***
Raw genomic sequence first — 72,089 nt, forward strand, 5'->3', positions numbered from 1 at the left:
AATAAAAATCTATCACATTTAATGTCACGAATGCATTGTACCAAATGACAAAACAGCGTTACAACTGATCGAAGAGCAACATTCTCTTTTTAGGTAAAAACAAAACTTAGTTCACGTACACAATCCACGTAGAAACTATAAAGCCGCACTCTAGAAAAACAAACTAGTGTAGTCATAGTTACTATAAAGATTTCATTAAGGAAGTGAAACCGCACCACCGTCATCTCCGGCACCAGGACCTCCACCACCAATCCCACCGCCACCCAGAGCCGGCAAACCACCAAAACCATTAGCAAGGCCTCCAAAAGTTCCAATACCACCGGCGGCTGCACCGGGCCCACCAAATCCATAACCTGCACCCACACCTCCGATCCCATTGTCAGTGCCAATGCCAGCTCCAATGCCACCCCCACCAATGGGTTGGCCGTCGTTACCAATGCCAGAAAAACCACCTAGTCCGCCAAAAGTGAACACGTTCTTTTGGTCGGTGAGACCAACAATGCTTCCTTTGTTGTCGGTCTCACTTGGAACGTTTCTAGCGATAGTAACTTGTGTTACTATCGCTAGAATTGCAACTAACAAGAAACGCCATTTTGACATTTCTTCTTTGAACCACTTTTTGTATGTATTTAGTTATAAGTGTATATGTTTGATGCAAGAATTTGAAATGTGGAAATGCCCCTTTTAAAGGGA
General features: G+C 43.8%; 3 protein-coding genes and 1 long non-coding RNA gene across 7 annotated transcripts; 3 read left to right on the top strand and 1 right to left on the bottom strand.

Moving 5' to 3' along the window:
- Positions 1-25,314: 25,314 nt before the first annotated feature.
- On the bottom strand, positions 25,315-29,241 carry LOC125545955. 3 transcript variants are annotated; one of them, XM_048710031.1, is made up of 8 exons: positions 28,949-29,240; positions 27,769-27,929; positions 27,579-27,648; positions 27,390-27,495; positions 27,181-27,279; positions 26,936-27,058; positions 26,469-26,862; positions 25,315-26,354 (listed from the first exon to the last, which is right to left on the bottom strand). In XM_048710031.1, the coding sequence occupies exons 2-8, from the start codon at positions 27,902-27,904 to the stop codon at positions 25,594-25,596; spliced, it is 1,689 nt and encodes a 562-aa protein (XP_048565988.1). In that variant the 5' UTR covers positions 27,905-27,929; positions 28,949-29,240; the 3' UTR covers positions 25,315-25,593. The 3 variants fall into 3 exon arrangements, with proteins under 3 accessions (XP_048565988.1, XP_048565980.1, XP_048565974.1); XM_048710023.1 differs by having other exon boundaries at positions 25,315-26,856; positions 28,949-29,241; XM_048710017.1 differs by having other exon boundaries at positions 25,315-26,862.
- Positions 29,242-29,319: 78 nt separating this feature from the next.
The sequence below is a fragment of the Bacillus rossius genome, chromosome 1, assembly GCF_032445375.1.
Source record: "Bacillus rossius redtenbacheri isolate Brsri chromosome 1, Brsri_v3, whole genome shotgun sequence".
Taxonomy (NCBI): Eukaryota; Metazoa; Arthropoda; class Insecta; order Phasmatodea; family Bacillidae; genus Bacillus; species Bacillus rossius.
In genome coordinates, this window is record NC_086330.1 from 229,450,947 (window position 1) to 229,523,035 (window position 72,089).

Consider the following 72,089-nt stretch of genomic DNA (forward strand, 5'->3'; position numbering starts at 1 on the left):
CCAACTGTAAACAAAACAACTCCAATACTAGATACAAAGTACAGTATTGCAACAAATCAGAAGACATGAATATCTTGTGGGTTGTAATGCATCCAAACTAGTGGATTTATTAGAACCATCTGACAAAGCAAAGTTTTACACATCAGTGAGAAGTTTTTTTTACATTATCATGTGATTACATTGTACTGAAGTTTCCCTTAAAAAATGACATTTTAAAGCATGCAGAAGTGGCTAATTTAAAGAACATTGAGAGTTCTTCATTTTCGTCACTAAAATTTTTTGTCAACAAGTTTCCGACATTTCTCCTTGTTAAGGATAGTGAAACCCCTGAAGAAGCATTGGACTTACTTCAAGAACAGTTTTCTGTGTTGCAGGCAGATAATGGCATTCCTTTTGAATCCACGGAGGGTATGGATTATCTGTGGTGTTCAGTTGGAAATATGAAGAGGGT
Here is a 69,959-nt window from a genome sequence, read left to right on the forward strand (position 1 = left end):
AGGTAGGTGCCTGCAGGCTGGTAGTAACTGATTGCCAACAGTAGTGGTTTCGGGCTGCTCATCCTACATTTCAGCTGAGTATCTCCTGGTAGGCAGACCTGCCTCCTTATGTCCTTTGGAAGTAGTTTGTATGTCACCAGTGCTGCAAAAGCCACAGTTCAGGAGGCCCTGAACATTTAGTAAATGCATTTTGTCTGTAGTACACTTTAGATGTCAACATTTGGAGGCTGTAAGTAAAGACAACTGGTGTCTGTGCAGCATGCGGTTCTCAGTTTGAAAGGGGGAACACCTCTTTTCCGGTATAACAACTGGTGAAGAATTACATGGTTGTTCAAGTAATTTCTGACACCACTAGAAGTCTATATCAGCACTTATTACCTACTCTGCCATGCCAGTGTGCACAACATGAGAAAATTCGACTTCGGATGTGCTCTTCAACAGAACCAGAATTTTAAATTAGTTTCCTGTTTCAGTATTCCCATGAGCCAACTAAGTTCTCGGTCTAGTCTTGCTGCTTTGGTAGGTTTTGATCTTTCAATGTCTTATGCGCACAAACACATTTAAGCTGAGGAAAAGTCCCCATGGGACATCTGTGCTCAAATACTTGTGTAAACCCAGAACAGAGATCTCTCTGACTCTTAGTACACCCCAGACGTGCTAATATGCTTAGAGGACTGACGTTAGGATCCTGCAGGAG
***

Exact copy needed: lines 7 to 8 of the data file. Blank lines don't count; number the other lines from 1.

- Positions 29,242-29,319: 78 nt separating this feature from the next.
The sequence below is a fragment of the Bacillus rossius genome, chromosome 1, assembly GCF_032445375.1.